Friday, July 9, 2010
Give Me Back the Doritos!
But it is Aimee Green's report on the award given to the Dollar Tree customer falsely arrested for allegedly stealing a bag of Doritos that caught my eye. This is the story:
"A Multnomah County jury has decided that Dollar Tree Stores Inc. must pay a teen $51,000 after one of its Lloyd Center store managers reportedly grabbed her purse and looked inside it for stolen merchandise. The store's assistant manager mistakenly thought he saw a bag of unpaid Doritos tucked into the purse of Alicia Tillery, then a 13-year-old eighth grader. Tillery was at the store with her sister and two cousins to buy baking supplies for Father's Day in June 2008. She testified that she was walking out of the store when a man yanked on her purse. He looked inside her purse before walking back into the store without explaining who he was or apologizing, she said. The encounter left her with a hurt arm.
Tillery called her father. Russell Tillery testified that he arrived at the store and was surprised when the unapologetic assistant manager, Eric Wayne Smith, gave him a fake name and said he could stop whomever he wanted to. Russell Tillery filed suit in his daughter's name, saying he was disturbed by the way his daughter was treated and hoped to send a message to the 3,800-store, Fortune 500 company that would result in changes. 'I don't want to see any human being have to suffer that humiliation,' he said.
During a two-day trial this week, attorney Greg Kafoury criticized the company for not having a written policy about stopping or grabbing people suspected of shoplifting. Kafoury also criticized the company for promoting Smith to manager and Smith, whom he accused of racially profiling Tillery and her three companions. The girls are black. Smith is white. But Carol Bernick, an attorney for Dollar Tree, said the case had nothing to do with race. She said 30 to 40 percent of the customers at the Lloyd Center location are African American. 'This case as we have seen involves a 10-second interaction,' Bernick told jurors. "...Mr. Smith made a mistake when he thought he saw Dollar Tree merchandise in her bag."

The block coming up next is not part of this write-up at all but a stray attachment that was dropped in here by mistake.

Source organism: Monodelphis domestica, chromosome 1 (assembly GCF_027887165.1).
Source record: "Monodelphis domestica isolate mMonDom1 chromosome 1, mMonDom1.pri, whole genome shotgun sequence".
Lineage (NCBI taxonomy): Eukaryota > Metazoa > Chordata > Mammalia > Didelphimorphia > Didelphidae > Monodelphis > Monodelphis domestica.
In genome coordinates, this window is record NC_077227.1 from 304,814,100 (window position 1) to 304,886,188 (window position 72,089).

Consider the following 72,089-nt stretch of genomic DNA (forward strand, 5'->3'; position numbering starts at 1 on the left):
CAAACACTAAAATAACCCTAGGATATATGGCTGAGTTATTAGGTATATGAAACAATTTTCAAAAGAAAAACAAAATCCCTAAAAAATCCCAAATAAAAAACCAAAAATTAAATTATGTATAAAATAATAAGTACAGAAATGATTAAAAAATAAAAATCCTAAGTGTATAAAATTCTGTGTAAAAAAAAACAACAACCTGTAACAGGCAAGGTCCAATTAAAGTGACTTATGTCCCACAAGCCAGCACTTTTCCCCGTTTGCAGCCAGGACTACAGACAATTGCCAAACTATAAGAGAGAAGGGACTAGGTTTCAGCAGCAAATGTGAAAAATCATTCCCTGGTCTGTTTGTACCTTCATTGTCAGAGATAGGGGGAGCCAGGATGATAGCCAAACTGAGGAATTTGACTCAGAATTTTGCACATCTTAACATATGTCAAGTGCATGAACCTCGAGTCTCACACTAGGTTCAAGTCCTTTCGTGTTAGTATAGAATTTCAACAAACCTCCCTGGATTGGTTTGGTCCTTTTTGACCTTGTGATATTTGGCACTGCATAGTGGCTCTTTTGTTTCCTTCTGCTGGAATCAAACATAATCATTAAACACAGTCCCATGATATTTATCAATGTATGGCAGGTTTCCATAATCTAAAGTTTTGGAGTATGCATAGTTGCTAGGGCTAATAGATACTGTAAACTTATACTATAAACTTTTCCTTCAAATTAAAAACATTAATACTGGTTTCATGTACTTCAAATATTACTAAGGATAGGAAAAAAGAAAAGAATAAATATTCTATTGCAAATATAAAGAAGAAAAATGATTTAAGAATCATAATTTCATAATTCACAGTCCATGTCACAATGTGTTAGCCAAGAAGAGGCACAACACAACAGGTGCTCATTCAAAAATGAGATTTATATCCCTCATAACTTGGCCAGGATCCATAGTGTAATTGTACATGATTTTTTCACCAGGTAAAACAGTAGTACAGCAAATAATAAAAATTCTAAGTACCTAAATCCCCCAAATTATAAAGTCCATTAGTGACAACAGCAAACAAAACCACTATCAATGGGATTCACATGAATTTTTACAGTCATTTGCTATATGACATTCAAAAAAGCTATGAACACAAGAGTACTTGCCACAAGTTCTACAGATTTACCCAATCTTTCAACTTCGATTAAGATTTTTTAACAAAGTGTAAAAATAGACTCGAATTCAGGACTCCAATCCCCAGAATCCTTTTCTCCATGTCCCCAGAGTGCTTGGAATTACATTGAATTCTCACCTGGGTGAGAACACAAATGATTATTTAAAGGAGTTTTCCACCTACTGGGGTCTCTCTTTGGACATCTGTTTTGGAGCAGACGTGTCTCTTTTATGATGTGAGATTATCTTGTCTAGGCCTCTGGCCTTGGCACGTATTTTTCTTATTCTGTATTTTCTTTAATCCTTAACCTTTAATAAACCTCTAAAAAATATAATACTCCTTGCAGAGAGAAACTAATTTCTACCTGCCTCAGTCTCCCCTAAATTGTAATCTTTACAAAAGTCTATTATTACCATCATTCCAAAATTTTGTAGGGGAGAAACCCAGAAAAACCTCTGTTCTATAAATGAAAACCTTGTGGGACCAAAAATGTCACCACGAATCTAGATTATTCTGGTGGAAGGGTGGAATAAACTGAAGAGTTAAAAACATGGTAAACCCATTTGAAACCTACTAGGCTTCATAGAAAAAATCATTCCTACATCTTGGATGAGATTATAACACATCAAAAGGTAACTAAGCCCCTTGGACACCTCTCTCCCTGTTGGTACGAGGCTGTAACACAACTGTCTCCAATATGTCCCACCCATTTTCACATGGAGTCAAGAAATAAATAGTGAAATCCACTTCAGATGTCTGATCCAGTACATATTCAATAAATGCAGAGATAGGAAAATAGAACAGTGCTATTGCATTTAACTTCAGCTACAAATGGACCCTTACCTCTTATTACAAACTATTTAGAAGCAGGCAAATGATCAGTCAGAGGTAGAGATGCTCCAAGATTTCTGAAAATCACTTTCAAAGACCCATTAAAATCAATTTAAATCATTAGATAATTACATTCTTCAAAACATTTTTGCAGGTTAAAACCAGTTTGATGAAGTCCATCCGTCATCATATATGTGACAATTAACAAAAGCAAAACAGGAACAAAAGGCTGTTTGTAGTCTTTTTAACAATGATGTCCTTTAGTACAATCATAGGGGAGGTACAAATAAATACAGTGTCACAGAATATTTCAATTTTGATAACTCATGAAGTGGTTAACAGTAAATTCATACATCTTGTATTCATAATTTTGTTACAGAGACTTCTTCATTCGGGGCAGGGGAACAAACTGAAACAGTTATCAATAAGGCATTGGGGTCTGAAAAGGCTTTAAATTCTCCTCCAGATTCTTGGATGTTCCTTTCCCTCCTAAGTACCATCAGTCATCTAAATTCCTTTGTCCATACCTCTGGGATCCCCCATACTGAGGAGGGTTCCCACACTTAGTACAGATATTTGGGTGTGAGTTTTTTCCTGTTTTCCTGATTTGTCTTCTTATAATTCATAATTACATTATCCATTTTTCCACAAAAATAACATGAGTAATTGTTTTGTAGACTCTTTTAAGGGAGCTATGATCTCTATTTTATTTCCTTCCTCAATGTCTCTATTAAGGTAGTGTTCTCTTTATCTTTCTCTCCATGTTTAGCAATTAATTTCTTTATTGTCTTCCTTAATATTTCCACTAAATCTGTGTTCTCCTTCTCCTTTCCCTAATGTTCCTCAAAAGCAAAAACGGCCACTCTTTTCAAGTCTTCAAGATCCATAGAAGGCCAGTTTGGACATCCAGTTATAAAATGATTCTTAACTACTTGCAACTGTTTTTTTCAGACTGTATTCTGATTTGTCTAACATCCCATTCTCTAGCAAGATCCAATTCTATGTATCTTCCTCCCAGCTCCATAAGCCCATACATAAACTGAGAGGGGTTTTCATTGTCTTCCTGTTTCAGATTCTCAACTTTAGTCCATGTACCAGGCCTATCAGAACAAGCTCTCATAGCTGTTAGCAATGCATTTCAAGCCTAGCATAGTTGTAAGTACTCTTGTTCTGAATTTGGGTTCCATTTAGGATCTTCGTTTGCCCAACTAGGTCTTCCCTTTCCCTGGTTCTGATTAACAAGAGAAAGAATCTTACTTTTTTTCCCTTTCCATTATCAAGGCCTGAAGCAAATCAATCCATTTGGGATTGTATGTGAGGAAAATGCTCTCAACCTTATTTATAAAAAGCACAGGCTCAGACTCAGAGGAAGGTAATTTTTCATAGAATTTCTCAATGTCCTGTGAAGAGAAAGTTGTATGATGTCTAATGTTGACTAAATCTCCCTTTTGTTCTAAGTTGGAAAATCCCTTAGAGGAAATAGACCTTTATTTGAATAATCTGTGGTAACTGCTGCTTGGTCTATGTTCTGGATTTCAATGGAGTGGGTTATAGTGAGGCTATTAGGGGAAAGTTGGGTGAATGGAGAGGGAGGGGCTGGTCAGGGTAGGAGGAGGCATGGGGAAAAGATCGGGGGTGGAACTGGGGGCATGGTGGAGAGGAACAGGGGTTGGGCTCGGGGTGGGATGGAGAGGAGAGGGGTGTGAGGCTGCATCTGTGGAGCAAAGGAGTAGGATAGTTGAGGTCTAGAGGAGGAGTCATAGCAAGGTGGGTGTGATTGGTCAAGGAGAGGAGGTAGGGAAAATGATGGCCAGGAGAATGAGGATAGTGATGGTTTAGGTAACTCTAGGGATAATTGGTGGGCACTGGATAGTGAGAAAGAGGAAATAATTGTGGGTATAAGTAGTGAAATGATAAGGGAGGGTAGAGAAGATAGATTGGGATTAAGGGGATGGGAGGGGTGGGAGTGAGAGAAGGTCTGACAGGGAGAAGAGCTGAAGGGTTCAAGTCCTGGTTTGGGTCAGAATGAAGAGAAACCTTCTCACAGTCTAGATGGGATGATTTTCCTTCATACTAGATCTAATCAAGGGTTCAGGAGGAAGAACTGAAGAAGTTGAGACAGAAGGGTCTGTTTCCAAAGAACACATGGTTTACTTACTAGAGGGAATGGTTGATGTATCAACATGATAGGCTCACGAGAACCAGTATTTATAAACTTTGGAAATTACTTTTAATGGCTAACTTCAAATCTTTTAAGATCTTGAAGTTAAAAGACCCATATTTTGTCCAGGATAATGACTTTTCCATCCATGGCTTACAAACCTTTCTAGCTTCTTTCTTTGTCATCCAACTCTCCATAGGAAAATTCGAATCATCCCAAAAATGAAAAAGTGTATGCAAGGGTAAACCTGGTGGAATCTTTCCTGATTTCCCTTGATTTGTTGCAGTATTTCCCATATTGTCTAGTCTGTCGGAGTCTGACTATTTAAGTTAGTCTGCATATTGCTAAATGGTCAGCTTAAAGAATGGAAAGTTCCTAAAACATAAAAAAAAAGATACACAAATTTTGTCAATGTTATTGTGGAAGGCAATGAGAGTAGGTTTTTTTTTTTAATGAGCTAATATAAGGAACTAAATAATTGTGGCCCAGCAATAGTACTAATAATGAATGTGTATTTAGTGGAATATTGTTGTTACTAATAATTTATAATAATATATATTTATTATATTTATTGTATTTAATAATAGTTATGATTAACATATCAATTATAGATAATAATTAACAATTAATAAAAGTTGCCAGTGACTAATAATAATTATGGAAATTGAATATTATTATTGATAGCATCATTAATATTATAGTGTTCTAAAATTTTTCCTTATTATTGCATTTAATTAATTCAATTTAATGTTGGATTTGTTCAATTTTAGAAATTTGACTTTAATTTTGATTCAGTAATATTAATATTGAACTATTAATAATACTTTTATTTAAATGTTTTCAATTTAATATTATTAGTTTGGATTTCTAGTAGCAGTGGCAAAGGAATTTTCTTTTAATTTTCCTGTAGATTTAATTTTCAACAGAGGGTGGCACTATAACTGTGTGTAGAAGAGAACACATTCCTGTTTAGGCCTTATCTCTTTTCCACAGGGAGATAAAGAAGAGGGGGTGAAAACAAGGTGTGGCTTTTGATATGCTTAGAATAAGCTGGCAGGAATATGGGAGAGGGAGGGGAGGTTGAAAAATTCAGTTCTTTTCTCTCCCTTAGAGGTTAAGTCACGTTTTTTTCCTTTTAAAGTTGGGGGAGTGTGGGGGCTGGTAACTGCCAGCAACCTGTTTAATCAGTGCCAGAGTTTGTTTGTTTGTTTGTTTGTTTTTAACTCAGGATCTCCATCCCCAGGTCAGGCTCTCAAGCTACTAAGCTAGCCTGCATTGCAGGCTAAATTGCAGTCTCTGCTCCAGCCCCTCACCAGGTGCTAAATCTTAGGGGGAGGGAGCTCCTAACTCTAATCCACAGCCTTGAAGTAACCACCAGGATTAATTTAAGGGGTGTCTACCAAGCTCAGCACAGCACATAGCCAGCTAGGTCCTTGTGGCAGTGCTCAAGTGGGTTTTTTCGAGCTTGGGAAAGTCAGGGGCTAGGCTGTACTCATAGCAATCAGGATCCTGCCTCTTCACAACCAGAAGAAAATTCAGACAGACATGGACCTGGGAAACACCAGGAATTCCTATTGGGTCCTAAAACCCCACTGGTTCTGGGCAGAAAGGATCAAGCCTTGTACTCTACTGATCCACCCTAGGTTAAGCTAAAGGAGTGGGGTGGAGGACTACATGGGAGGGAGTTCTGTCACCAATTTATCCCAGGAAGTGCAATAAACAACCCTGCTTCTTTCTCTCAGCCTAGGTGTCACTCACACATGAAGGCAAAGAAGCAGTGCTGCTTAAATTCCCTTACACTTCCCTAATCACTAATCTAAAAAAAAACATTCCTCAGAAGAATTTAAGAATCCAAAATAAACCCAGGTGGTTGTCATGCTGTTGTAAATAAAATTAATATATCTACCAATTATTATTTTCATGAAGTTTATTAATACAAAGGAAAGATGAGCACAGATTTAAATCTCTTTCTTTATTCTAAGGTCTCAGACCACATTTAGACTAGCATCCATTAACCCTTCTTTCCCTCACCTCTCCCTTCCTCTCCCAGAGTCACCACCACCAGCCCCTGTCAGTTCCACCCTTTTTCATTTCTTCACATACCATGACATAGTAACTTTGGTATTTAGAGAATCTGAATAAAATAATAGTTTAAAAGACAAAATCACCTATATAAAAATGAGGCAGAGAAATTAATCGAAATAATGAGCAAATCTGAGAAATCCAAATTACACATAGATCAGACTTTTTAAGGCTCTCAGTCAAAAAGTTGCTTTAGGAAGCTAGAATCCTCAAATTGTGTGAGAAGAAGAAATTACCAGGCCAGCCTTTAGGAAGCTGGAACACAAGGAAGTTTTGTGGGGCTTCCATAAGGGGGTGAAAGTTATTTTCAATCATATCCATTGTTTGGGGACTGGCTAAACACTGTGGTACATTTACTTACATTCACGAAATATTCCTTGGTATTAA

Contradicting the girls' version of events, Smith had said that the girls were loud and swearing. Store surveillance video didn't include sound, but Tillery's attorneys pointed to it to show the girls didn't appear animated. Smith said he tapped Alicia Tillery's shoulder. When he peered into her purse and saw he made a mistake, he apologized, Bernick said.
Bernick said the company's unwritten practice is not to stop shoplifters because the risk of something going wrong is high. Smith did not testify because he voluntarily quit and couldn't be located for trial. In an incident report he wrote after Alicia Tillery's attorneys contacted the company, Smith said he was suspicious of the group of girls because he saw one of them try to put a soft drink in her backpack. Tillery's attorneys pointed to store video that shows none of the girls had a backpack.
The lawsuit sought $207,000. Jurors declined to award money for racial discrimination, but awarded Tillery $50,000 for false imprisonment and $1,000 for her hurt arm."
Years ago my former partner, Nancy, and I represented a woman who shop stolen a "double-deuce" of malt liquor and a carton of cigarettes. The armed store security guard hauled this pathetic young woman into a security room and raped her. The risk manager for that international supermarket chain approached me on the street outside our office building and characterized the events as "the shop lifter who gave our security guy the blow job." Real nice, huh? Imagine that this is your daughter or son making a stupid mistake. Chills.